We jewellers are a crafty lot. We produce some pretty amazing jewellery pieces and forming helps us give that wow factor to our jewellery!
Mandrels are necessary in every jeweller’s toolbox. There are mandrels for bezels, rings, bracelets and hoop earrings. All of these are used for forming metal evenly into the desired shape. When I first started working with metal, I thought mandrels only came in round. Was I ever wrong! You can get them in all kinds of shapes. Classic round is used the most often for rings and bangle bracelets, but there are also square and hexagonal mandrels as well. Oval bracelet mandrels are used for forming cuffs. Bezel mandrels are handy for making, you guessed it, bezels for round, square and oval stones. Hoop earring mandrels are great for making consistent hoops in a variety of sizes. Rawhide mallets are used to hammer the metal on the mandrel so as not to scratch the metal. Metal hammers are used for texturing, usually before the ring is formed on the mandrel, but sometimes afterwards as well.
There are two things to remember when forming on mandrels. First, make sure your piece is annealed before you start hammering your piece, because it will work harden as it forms and harder it is, the more effort is required to form it. Second, you need to have a good solder join before you put your piece on the mandrel to shape it. I cannot emphasize this enough! It is extremely frustrating to start hammering and have your ring or bangle pop open!
Another wonderful tool is the dapping block. This tool allows you to make your pieces come alive by giving flat metal depth and dimension. Dapping blocks and punches are available in metal or wood. Metal dapping blocks can flatten texture and stretch your metal – so use with care. Metal dapping punches are also used for stretching ring shanks into an anti-clastic shape (aka Spinner Rings!). I love wooden dapping blocks and punches, because forming with them gives your pieces new life without removing texture or stretching the metal. Either of these tools can also be used to make bead caps or beads. Texture first, if you want, cut out your discs, drill a hole in the centre and dome! Use a single one for a bead cap or solder two of these together for a unique bead.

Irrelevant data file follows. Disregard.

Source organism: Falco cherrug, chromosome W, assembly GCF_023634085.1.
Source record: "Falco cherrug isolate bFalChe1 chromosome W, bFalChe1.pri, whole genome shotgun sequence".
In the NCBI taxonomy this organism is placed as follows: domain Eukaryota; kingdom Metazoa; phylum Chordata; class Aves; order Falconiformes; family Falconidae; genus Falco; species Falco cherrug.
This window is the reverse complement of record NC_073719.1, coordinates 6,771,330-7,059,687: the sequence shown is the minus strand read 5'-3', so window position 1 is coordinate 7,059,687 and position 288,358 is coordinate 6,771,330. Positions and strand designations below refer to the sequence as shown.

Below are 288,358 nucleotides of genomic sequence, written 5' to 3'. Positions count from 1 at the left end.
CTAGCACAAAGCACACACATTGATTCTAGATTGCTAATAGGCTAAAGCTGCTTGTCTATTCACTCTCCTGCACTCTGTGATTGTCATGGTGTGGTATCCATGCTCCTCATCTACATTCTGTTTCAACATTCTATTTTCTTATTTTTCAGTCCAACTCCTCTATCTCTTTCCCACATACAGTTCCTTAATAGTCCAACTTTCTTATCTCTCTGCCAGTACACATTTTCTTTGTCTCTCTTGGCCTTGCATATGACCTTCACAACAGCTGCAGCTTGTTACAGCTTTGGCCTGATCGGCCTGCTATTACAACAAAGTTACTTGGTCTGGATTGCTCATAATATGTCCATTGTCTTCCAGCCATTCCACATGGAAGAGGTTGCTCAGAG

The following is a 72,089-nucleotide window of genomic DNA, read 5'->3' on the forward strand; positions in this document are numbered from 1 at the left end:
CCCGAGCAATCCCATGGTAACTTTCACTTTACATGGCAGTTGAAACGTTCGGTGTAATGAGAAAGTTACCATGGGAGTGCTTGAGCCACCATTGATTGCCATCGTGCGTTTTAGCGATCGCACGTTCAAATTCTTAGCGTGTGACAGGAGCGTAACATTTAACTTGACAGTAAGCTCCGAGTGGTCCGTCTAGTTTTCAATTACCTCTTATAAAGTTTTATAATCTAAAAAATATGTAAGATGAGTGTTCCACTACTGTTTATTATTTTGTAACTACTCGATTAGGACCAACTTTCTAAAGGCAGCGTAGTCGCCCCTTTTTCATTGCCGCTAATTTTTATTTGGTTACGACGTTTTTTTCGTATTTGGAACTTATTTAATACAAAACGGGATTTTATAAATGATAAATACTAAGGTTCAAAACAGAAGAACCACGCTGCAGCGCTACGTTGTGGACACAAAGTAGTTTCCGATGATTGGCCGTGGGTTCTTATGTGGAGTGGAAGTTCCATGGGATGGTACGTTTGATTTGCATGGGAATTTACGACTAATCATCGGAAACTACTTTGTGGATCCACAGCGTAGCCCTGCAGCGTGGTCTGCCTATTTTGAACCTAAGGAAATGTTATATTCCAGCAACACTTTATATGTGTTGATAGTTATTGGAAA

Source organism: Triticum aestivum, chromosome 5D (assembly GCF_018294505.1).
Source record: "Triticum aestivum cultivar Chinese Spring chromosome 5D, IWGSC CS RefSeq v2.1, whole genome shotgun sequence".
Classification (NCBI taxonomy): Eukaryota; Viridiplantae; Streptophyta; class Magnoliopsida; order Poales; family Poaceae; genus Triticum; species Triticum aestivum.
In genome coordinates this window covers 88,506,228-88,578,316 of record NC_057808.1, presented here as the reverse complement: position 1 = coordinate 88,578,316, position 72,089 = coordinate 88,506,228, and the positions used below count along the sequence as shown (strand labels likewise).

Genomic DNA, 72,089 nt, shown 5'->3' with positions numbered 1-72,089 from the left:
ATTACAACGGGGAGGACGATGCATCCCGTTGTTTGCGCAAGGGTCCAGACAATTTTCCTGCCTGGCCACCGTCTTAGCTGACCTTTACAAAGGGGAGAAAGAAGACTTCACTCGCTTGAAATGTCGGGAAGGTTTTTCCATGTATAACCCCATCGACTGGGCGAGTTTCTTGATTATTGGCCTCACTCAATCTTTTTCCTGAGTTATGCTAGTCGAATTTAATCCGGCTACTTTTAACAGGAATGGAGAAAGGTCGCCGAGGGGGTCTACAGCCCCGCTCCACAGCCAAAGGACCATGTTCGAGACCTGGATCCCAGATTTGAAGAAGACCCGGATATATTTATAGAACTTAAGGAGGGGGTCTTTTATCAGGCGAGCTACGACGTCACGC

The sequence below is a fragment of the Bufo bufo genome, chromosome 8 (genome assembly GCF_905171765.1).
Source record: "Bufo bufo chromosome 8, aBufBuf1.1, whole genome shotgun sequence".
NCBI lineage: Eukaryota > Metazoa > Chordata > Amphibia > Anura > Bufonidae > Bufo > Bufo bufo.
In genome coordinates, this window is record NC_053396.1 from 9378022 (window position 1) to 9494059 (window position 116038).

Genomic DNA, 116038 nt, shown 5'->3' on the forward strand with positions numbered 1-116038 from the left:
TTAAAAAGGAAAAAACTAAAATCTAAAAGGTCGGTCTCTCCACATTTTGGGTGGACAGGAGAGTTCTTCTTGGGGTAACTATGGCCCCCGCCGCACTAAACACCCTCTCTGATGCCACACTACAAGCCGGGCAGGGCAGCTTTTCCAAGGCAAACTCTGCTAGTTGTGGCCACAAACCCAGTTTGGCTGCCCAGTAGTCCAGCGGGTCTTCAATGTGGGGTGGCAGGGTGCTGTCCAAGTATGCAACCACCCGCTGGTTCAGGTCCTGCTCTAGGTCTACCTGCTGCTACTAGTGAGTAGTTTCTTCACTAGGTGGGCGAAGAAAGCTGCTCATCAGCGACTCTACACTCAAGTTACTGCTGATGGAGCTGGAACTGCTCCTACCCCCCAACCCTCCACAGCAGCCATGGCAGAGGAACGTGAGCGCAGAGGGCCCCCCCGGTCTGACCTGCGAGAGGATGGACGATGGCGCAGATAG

A unique and fairly new forming tool is the bangle press. This tool is for making spinner bangles! The press consists of two specially shaped forming “heads” on a bolt. The bangle is held between the two discs while you use a wrench to tighten the bolt which creates the anti-clastic shape of the bangle. We have found that using one “head” of this tool like a dapping punch with the bangle on a steel bench block, works much better than using this tool as a press. This is the same idea as making an anti-clastic shape for a Spinner Ring using a dapping punch.
We don’t usually think of pliers as forming tools, but they are used constantly to form and shape metal. Ring bending pliers are a prime example. They allow us to make a smooth bend when making ring shanks. Round nose pliers and multi-loop pliers are both used for making loops. I especially love my multi-loop pliers for making consistently sized ear wires and clasps. Nylon jaw pliers are great for bending metal without scratching it. If you are using metal pliers, you can wrap them with masking tape or dip them in Tool Magic to prevent scratches in your metal. This product is available at Michael’s in Canada. You will need to re-dip periodically as the edges of your pliers wear through, but make sure to peel off all the old stuff before re-dipping.
Don’t forget holders and vises to hold onto your pieces when you are shaping them with your pliers. The universal holder will hold onto almost anything! With this versatile hand tool, you can clamp or use the metal pins to keep a piece in one position while you file. If you want two hands free while you’re working on your piece, use a tabletop vise. This tool swivels, so you don’t need to move your piece to re-position it – just swivel around to get to the other side!
Remember that as with any other tools in the workshop, use safe practices. Don’t use a tool for a purpose for which it was not intended and make sure to wear your safety goggles. Safety in the studio is a beautiful thing!